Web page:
Sometimes I have to remind myself that we are already cruising. I tend to think of cruising as something you do in foreign ports with exotic names and lots of palm trees. But really, getting there is also cruising. Here we are in Harbor, Oregon where we've never been before, the sun is shining, it's at least in the mid-70s and we're exploring our surroundings. How is this not cruising?
This afternoon we mixed with some locals at the Voodoo Lounge. Met some nice older folks who've chosen this as their retirement place. Of course, it helps when they hear what we're doing and say how much they admire us. Gotta love 'em.
However, since cruising is often defined as "fixing your boat in exotic places", here's what we did before ambling over to the Voodoo Lounge. Granted, Harbor may not strike one as an exotic location but what the hey?
Anyway, this morning I dug into the electrical systems to find out what was up with the autopilot. Sure enough, there was no voltage coming from the breaker marked "autopilot". Why? ¿Quien sabe? Anyway, I connected the autopilot to a known good source and, sure enough, it worked. More and more I'm suspecting the original Westsail breaker panel as the source of all my electrical oddities. You remember the deal where all the lights go out when you happen to turn on a light somewhere? I think it has something to do with the breaker panel. I've started shopping for a replacement. Anyhoo, I got the autopilot hooked up so it should work next time out.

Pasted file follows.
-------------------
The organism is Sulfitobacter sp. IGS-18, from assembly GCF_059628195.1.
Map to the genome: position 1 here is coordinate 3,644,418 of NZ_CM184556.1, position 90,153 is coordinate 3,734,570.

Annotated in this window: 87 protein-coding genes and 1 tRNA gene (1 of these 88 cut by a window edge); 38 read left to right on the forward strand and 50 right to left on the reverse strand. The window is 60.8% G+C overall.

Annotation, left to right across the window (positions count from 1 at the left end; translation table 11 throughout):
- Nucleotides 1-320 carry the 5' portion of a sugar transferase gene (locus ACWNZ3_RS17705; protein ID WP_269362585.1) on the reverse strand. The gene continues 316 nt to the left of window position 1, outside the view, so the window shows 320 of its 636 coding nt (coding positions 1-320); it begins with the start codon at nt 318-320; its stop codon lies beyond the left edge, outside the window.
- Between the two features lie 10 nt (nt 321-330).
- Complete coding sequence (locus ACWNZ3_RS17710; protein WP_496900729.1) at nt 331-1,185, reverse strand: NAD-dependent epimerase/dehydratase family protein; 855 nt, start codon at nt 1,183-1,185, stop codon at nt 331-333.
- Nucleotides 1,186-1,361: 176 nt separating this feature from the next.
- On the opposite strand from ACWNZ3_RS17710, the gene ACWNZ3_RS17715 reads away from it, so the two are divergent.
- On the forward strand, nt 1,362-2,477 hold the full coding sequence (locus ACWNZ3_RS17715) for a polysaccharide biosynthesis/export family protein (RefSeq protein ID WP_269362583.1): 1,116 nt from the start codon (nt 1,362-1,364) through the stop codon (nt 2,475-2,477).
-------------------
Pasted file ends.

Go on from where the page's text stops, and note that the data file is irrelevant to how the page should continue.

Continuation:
My next project is one that's been bugging me for some time. One of the prior owners apparently liked to fly a flag from the backstay. This is a tried and true nautical tradition but it presented a problem on Siempre Sabado. The hardware that had been clamped to the backstay to hold the flag halyard continually fouled the topping lift and, most recently, the SSB antenna. I've been meaning to remove the hardware for some time now. Today was the day. I could either hoist myself up in the bosun's chair and then swing over to the backstay to remove the hardware or, I could unhook the lower end of the backstay and move it up next to the mast so I could do the work while standing on the spreaders. After thinking about it for awhile I opted for the latter option. I removed the backstay and used the main halyard as a temporary stay. Then it was just a matter of climbing up the mast steps and removing the flag hardware. Once the hardware was removed, it took me about 3/4 of an hour to untangle everything and get all the lines secured in a nice shipshape manner.
While I was doing all this, Lulu was sorting out the fabric that she'd cut out for the new cushion covers. This is no small feat in a tiny little space like the saloon on Siempre Sabado. But she got it done. Why are we changing cushion covers? The old ones, while very nice and tropical looking, did not wear very well and showed the dirt really badly. The new fabric, a variegated green striped awning pattern, will completely change the look of the cabin.
We're still watching the weather and it's still looking like Thursday will be the day we shove off. We'll be doing a short run to Crescent City. Should give us plenty of daylight to try out or sails and try to get comfortable with them.
In the meantime, Harbor (Brookings) is just alright with us.